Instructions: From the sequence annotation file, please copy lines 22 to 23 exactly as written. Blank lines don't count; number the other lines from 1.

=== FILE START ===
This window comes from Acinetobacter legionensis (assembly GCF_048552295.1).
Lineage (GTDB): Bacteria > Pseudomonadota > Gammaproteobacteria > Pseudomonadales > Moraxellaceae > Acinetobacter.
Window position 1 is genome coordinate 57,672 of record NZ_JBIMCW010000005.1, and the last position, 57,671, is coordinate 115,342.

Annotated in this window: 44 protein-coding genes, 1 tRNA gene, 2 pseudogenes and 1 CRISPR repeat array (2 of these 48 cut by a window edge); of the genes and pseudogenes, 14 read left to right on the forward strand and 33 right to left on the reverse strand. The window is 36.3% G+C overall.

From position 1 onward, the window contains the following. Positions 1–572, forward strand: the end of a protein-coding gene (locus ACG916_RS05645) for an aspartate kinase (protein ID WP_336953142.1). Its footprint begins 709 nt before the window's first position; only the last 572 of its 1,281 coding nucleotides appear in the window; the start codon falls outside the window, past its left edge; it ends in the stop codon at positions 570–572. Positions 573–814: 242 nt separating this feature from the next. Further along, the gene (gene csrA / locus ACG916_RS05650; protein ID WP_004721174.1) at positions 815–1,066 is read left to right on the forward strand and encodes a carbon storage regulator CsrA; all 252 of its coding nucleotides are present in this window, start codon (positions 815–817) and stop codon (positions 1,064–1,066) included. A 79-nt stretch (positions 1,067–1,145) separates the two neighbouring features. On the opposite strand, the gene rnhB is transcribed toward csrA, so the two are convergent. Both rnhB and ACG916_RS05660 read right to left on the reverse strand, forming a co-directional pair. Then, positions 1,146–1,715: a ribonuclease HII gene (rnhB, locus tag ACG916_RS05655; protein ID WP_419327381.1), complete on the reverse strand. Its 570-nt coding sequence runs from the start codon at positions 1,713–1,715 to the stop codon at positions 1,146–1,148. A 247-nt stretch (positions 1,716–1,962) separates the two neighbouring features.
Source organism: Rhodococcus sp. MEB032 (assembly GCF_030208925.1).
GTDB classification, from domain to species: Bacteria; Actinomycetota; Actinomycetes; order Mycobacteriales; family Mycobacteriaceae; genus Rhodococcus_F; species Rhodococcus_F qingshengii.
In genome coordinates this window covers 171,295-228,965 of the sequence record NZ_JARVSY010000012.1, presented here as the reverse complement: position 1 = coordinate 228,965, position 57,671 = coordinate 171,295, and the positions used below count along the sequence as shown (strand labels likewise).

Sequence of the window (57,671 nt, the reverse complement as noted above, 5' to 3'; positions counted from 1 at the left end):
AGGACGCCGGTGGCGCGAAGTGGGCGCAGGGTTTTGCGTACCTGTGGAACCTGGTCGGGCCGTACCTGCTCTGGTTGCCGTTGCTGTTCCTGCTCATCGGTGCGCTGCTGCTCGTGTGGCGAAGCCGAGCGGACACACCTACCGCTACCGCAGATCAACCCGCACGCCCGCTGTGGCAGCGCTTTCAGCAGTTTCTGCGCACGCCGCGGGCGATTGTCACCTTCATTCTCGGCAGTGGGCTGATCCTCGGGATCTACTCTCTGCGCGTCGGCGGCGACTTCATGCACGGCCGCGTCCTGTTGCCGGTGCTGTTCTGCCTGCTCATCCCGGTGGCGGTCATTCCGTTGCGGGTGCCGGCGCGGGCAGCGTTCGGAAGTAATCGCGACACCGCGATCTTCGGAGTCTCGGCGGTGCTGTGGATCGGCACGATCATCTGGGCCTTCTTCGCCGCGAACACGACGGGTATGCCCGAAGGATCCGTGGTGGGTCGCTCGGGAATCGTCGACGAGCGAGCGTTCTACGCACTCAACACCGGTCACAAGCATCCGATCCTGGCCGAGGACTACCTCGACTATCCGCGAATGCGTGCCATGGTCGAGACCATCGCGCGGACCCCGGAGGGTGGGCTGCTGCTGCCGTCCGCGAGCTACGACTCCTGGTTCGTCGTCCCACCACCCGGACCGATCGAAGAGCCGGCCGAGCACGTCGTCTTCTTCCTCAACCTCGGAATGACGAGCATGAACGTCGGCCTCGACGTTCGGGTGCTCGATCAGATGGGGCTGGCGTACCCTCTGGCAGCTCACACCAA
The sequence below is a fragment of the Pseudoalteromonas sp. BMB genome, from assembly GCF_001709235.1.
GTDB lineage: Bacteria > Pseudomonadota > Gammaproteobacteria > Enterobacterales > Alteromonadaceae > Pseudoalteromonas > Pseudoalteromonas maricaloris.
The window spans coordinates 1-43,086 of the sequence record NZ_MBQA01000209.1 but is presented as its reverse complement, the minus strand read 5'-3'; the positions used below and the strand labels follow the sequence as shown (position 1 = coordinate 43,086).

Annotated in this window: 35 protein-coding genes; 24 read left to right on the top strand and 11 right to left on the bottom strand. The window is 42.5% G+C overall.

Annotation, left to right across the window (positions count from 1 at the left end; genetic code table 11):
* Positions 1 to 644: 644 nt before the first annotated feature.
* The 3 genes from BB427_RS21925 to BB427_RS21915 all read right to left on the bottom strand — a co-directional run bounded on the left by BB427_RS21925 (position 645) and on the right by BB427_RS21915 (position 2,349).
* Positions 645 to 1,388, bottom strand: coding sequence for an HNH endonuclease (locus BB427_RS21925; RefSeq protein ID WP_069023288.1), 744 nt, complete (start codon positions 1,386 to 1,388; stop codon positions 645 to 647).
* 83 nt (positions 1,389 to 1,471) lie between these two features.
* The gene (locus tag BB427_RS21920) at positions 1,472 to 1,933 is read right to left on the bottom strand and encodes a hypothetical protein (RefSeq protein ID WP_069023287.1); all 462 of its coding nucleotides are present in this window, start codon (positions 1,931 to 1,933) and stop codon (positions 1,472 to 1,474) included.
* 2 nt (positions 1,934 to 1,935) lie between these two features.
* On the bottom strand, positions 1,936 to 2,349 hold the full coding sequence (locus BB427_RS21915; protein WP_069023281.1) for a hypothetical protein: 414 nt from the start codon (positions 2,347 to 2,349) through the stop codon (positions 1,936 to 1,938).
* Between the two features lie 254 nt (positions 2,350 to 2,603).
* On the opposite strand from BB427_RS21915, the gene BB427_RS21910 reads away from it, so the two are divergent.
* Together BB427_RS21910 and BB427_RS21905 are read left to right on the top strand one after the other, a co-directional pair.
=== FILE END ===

* On the bottom strand, positions 1,936 to 2,349 hold the full coding sequence (locus BB427_RS21915; protein WP_069023281.1) for a hypothetical protein: 414 nt from the start codon (positions 2,347 to 2,349) through the stop codon (positions 1,936 to 1,938).
* Between the two features lie 254 nt (positions 2,350 to 2,603).